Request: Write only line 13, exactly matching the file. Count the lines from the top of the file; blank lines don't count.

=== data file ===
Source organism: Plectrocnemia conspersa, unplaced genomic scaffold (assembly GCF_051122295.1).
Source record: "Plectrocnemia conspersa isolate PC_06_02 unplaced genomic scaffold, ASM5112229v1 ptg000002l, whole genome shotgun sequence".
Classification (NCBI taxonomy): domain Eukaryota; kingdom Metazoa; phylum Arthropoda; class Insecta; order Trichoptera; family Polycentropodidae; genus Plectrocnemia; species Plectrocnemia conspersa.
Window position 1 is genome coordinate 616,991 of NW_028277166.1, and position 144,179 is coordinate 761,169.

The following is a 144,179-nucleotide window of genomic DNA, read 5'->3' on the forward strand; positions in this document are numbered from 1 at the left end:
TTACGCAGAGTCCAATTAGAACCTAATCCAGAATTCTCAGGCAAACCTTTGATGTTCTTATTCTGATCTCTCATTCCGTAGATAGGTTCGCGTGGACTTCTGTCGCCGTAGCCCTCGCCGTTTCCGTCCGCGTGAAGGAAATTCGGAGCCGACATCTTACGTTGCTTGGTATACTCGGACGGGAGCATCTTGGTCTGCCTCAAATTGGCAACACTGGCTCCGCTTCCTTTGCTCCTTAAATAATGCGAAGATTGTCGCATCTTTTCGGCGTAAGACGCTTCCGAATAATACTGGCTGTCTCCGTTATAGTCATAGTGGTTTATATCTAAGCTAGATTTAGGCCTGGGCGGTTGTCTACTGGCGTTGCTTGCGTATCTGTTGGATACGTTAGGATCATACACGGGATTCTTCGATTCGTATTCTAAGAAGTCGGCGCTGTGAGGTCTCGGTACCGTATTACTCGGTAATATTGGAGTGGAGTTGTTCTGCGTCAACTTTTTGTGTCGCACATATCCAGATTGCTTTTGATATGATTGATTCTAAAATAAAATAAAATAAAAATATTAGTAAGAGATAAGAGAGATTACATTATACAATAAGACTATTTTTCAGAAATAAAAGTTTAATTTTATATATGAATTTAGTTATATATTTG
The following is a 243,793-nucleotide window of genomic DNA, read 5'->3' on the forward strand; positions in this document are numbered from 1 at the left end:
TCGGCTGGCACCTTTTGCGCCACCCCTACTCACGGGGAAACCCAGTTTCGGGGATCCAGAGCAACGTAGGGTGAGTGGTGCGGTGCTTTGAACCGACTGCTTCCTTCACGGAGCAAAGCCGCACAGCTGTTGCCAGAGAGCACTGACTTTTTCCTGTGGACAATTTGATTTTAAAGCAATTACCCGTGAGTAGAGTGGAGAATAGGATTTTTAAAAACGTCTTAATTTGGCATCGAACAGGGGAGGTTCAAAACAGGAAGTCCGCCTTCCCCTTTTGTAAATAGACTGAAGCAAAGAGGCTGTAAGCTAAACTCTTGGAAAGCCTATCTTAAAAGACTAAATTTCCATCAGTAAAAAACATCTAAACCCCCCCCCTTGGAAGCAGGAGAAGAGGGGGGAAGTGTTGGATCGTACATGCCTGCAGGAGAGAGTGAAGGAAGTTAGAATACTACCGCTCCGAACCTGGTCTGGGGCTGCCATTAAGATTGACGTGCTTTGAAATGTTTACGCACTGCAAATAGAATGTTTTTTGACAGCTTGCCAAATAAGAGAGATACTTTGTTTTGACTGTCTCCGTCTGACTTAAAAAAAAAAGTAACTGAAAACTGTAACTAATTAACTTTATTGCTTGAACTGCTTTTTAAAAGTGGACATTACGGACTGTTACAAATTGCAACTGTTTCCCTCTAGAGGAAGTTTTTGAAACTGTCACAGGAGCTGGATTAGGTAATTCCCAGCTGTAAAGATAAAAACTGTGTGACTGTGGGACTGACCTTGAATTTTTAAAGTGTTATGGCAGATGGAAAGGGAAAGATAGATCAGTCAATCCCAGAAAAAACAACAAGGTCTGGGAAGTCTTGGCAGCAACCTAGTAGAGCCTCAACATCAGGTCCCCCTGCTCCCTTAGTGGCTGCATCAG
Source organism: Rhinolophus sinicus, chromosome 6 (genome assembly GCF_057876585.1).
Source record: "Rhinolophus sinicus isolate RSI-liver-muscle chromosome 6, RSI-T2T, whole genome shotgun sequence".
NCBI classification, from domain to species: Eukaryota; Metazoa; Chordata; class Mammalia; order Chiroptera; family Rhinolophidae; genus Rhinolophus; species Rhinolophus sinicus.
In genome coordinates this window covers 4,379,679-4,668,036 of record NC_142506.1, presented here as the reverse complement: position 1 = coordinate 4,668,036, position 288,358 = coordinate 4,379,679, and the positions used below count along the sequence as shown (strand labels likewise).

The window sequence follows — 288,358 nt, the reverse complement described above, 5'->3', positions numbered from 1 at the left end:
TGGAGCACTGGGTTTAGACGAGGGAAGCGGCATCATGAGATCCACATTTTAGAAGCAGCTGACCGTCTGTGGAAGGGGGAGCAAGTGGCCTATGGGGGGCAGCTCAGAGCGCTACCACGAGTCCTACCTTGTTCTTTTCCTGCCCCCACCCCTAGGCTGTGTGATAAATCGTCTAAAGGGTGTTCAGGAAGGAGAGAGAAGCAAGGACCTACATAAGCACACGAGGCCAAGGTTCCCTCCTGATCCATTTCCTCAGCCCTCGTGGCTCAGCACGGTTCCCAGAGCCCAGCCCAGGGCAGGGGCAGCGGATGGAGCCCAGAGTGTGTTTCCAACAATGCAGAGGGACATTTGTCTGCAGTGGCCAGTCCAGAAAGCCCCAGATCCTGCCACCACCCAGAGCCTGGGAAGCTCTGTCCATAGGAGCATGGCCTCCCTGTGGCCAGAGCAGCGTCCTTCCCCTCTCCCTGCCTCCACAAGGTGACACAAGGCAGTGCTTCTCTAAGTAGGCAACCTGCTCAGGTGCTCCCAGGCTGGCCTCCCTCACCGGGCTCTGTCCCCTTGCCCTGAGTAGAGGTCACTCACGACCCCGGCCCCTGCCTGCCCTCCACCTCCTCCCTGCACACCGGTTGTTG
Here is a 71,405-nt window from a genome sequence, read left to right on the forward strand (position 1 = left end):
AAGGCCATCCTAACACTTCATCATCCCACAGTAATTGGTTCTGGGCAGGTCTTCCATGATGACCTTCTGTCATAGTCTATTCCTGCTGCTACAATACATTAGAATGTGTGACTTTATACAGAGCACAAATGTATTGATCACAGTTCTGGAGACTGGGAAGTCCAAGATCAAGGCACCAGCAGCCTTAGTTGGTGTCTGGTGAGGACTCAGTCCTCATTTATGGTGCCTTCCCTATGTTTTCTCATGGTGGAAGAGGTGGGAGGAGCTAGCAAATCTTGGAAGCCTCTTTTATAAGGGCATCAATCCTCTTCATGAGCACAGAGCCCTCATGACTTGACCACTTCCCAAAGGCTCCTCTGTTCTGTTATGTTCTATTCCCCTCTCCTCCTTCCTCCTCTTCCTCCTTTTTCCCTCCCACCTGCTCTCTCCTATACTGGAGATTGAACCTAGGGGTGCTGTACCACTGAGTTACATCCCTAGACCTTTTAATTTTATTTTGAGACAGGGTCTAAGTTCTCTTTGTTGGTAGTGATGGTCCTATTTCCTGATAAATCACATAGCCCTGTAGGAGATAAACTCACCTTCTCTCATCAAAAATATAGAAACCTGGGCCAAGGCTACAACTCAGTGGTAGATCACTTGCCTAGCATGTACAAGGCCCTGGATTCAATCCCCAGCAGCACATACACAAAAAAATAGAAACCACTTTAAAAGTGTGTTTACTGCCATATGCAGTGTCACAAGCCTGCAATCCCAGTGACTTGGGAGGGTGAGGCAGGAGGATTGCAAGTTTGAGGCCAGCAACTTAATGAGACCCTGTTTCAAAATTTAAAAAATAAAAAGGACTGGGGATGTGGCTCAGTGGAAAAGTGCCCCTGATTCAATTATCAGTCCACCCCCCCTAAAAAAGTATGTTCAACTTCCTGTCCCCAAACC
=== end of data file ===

The window sequence follows — 288,358 nt, the reverse complement described above, 5'->3', positions numbered from 1 at the left end: